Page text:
John Shelby “Jack” Spong was an American bishop of the Episcopal Church. In 1999, he published Why Christianity Must Change or Die: A Bishop Speaks to Believers In Exile. He argued that the literal interpretation of the Bible is both false and outmoded. He does not believe in the virgin-birth, the resurrection, and just about all of the other church doctrines. He wants the church to evolve by joining a “dialogue between yesterday’s words and today’s knowledge.”
Essentially, Spong continues to call himself a Christian because he believes in Christ’s message of love and compassion. (The rest he calls mythology and nonsense.) After the publication of his book, many Christians said that if Spong was right about Christianity, it was already dead.
Actually, Thomas Jefferson, second president of the United States, anticipated Bishop Spong by several centuries. In the early 1800’s, Jefferson created the Jefferson Bible, by taking a razor to the book. He excised all mentions of the supernatural and miracles, and kept only the moral teachings of Jesus.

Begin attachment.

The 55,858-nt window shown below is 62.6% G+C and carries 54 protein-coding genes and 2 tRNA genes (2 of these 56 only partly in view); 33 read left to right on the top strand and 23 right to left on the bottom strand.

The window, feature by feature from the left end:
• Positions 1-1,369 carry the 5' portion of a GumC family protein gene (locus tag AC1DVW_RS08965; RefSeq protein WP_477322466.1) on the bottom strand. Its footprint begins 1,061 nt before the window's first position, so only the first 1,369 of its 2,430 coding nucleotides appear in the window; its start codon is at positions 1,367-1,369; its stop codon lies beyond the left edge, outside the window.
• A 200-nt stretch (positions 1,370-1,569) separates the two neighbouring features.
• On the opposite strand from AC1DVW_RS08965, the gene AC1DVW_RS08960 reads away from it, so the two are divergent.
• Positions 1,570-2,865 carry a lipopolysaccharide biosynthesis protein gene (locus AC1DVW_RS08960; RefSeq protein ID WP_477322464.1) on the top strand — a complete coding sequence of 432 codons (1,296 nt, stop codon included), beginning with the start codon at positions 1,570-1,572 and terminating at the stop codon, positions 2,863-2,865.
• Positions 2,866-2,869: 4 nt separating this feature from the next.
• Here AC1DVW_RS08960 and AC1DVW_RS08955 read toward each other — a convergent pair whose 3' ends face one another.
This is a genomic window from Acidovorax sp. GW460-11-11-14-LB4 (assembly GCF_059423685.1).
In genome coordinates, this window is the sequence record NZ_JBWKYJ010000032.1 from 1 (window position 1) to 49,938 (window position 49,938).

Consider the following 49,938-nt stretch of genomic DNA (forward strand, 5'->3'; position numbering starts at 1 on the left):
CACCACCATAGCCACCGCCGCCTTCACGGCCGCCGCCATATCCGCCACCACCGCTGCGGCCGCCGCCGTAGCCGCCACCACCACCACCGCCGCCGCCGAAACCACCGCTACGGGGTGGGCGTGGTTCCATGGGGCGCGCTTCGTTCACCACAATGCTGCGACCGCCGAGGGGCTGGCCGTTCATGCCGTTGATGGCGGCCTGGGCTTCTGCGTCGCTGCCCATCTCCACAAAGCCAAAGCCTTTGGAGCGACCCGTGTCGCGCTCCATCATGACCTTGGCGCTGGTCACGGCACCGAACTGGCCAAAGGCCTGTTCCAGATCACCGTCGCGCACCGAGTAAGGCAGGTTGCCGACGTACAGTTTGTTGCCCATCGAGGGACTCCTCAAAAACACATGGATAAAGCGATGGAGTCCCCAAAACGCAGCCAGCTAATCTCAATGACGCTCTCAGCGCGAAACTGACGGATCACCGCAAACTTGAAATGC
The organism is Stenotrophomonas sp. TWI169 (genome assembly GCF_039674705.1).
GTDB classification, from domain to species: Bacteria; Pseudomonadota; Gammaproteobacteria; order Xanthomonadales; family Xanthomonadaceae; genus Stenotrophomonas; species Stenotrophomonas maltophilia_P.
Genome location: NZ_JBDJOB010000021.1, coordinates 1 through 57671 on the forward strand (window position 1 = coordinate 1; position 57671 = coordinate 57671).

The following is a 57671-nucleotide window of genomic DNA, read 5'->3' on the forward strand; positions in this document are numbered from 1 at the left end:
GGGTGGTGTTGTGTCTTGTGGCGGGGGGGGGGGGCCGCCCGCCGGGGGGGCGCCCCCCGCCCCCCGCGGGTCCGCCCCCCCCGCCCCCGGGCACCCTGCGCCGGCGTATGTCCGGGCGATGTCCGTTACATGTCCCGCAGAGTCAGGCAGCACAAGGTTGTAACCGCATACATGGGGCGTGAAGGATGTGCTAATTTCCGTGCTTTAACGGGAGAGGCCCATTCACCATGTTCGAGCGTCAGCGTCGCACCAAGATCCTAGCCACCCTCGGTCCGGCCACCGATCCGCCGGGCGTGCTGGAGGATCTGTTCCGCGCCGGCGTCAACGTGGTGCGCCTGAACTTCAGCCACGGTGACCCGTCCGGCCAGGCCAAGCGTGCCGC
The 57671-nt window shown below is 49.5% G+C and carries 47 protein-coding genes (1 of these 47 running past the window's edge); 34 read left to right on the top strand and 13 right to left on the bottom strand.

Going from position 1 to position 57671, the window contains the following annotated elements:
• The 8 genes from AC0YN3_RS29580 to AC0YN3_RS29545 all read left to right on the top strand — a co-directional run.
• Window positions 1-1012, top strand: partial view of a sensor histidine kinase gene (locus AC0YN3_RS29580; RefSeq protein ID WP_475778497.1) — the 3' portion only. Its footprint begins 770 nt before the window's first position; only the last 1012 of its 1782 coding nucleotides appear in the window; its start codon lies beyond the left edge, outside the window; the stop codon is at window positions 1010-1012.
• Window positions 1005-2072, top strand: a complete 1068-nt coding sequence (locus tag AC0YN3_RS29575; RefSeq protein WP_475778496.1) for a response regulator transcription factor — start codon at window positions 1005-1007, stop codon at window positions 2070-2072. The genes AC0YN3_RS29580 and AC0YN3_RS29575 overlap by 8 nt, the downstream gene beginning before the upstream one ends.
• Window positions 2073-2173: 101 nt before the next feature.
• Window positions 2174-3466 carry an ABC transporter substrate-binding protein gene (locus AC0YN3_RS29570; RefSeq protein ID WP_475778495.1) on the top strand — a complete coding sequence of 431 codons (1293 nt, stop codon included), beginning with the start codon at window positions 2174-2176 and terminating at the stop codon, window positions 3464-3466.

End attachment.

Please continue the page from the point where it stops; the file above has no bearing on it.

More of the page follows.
By these definitions, many atheists could call themselves Christians.
What Are Secular Churches?
Another alternative for people who enjoy being ministers, but who have lost faith in faith, is to form a secular church. It turns out that many people are looking for groups of this kind. They want the community that people find in church, but they do not feel comfortable worshiping a deity. In a secular church, they can gather together as a community, support each other, and do charitable work together in their community.
The London-based group, Sunday Assembly, is one such group. (It now has branches all over the world including many in the United States.) Another such group is Ethical Humanism (also know as Ethical Culture.)
Some ex-ministers form a new “church.” Jerry DeWitt, a former Pentecostal minister, formed Community Mission Project in Louisiana. Mike Aus, a former Lutheran pastor, formed Houston Oasis. There is also The Texas Church of Freethought.